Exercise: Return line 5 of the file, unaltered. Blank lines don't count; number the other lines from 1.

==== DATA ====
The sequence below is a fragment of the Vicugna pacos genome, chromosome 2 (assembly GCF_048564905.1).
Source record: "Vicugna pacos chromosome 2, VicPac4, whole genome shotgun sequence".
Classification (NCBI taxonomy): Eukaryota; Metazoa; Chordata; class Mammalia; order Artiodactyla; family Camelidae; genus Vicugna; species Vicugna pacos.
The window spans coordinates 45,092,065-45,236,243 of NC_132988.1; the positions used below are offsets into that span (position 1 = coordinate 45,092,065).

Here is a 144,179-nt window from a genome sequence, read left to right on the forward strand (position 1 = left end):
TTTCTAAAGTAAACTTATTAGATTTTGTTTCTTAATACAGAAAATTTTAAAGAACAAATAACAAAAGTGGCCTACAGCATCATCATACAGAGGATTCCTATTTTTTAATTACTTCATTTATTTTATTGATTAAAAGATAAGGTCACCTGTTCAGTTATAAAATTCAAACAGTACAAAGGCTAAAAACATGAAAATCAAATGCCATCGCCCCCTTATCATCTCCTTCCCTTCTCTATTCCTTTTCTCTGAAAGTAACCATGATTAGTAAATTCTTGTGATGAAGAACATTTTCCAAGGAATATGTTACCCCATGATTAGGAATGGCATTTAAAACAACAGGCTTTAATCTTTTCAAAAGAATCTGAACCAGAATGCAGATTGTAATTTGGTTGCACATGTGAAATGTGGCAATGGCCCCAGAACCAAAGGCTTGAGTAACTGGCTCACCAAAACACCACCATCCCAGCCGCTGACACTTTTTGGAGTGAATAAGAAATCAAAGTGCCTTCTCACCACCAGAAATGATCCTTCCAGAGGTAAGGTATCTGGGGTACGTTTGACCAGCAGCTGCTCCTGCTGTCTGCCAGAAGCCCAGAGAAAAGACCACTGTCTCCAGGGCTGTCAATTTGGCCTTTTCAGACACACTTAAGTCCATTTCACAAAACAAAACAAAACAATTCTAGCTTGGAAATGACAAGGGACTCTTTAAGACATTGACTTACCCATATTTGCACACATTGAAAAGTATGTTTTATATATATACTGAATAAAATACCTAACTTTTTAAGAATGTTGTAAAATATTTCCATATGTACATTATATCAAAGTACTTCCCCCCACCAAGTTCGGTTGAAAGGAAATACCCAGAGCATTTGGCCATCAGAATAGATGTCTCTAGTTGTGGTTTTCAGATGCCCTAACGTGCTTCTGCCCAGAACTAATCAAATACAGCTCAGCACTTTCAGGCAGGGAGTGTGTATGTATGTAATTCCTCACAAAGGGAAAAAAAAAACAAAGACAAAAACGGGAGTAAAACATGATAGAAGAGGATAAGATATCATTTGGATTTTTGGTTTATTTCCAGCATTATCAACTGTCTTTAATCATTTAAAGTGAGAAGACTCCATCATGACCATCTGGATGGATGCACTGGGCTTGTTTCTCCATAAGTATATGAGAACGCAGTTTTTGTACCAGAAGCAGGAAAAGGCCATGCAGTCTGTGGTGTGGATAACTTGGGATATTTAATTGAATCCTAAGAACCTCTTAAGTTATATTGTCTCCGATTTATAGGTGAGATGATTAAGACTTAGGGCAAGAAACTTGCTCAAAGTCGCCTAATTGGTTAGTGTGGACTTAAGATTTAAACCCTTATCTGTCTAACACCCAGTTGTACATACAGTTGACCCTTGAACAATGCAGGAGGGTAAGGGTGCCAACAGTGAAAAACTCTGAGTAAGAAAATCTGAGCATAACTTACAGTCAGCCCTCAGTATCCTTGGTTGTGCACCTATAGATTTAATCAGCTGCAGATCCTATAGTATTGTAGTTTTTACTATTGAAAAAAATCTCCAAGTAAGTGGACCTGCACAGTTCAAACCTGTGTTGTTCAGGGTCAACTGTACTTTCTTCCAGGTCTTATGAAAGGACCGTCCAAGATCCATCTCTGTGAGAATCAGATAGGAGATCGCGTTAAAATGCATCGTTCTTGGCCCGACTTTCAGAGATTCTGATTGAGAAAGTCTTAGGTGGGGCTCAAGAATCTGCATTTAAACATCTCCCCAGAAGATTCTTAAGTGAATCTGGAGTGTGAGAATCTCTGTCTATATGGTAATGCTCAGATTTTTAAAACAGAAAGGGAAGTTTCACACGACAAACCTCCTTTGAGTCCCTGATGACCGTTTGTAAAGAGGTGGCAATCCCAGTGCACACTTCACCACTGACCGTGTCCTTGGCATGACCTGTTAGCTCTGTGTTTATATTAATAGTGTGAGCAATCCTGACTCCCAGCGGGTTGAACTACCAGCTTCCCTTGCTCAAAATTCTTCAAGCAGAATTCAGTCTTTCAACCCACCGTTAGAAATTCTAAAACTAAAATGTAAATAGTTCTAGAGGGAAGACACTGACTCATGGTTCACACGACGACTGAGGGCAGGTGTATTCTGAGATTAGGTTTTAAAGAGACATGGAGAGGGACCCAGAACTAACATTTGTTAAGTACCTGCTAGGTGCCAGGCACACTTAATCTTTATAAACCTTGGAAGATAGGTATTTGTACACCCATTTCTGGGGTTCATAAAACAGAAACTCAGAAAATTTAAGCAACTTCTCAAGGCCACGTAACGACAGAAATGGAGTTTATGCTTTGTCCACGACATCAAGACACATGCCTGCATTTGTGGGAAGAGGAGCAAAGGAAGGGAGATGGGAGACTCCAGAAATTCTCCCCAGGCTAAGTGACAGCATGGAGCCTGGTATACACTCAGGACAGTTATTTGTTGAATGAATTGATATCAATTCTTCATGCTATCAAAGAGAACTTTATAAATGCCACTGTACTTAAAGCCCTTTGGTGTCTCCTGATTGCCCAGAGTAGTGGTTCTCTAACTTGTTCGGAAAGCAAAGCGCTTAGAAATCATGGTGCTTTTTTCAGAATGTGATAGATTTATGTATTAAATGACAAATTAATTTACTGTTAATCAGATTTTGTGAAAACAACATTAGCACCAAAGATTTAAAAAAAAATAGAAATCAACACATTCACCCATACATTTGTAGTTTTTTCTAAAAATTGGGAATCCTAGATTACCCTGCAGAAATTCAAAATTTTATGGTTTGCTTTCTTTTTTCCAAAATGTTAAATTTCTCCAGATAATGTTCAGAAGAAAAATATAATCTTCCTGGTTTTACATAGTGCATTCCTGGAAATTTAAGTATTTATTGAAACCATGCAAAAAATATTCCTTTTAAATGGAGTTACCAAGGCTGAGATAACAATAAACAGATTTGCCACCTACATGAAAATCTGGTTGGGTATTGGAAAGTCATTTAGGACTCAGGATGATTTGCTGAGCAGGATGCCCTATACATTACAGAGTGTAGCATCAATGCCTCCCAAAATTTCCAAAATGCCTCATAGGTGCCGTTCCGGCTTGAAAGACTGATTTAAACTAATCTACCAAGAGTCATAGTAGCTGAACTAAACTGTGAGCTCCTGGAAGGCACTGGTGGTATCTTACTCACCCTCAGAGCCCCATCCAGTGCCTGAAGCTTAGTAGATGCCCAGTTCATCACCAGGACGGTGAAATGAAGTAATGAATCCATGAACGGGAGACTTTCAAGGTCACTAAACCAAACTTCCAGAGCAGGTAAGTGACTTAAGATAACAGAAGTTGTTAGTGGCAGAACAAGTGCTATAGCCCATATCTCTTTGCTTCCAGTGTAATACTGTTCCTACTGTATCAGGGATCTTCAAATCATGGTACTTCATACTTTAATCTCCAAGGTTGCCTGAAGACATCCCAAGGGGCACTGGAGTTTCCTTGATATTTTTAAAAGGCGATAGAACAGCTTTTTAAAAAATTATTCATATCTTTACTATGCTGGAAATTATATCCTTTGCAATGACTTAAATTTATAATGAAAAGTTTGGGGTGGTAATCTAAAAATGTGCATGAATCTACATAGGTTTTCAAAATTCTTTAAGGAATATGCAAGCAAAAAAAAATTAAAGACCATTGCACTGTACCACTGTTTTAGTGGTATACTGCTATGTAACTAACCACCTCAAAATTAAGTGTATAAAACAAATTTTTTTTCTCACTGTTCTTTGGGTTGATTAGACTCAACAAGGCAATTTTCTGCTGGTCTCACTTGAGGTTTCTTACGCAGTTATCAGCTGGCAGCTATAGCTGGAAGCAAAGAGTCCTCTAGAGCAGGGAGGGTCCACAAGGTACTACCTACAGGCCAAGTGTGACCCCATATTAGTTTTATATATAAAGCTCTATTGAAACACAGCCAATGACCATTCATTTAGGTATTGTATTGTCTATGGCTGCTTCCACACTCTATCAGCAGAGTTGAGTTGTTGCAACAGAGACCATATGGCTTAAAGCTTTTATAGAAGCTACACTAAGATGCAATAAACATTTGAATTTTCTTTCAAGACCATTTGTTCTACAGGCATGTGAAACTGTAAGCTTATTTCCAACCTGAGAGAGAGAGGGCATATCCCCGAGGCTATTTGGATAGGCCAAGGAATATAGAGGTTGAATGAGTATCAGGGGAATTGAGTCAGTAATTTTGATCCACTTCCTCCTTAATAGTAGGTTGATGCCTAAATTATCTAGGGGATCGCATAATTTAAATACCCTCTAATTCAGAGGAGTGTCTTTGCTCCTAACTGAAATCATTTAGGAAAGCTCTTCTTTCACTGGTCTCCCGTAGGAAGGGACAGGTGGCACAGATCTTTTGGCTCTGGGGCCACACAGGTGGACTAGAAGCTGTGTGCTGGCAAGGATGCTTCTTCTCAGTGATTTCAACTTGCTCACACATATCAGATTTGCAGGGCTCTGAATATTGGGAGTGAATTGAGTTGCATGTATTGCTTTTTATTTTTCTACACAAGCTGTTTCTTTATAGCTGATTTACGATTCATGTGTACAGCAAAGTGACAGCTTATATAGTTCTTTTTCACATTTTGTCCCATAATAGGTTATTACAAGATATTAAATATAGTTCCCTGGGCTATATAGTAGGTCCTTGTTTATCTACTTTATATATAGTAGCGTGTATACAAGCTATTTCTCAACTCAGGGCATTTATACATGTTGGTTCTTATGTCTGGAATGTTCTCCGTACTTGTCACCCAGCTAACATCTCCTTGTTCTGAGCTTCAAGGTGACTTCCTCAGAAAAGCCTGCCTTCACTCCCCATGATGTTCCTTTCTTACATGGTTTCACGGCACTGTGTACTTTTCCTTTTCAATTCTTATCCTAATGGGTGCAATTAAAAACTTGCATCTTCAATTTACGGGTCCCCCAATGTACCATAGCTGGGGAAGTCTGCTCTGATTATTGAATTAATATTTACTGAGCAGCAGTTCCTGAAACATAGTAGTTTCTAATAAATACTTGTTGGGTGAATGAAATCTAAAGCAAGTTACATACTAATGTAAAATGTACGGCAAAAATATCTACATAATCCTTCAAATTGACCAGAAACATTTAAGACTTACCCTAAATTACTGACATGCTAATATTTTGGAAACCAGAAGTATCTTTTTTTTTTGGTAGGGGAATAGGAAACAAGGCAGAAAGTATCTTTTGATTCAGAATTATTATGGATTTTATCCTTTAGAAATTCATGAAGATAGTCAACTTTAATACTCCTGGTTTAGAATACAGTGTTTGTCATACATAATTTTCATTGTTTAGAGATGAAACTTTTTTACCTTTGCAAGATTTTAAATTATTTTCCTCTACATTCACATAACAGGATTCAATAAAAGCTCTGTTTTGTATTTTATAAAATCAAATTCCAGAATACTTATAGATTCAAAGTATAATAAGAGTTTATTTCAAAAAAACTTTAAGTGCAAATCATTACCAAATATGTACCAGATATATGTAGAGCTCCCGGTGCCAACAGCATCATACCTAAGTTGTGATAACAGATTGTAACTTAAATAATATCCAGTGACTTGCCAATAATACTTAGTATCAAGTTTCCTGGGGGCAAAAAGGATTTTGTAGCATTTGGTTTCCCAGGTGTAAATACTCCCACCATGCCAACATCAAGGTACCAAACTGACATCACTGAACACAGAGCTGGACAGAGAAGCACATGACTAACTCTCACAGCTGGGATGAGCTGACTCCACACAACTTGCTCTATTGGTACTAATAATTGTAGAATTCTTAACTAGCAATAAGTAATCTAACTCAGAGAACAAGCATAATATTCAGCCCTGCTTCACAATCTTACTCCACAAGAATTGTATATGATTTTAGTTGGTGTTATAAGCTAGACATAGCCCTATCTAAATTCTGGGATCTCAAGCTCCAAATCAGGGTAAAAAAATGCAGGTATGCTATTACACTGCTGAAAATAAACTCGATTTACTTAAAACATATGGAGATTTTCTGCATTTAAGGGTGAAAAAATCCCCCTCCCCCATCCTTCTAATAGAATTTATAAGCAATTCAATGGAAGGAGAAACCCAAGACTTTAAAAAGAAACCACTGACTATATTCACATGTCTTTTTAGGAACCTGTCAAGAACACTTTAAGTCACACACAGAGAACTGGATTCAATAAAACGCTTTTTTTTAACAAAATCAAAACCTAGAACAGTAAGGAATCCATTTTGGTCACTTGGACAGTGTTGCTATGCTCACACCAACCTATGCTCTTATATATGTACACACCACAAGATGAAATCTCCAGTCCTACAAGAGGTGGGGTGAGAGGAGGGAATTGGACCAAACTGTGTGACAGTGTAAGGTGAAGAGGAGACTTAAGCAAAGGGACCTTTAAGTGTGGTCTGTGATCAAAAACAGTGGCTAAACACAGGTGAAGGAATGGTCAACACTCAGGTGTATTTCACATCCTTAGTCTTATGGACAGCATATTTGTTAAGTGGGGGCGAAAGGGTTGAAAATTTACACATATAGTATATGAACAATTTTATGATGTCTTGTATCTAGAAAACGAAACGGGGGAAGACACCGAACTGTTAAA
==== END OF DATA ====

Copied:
Here is a 144,179-nt window from a genome sequence, read left to right on the forward strand (position 1 = left end):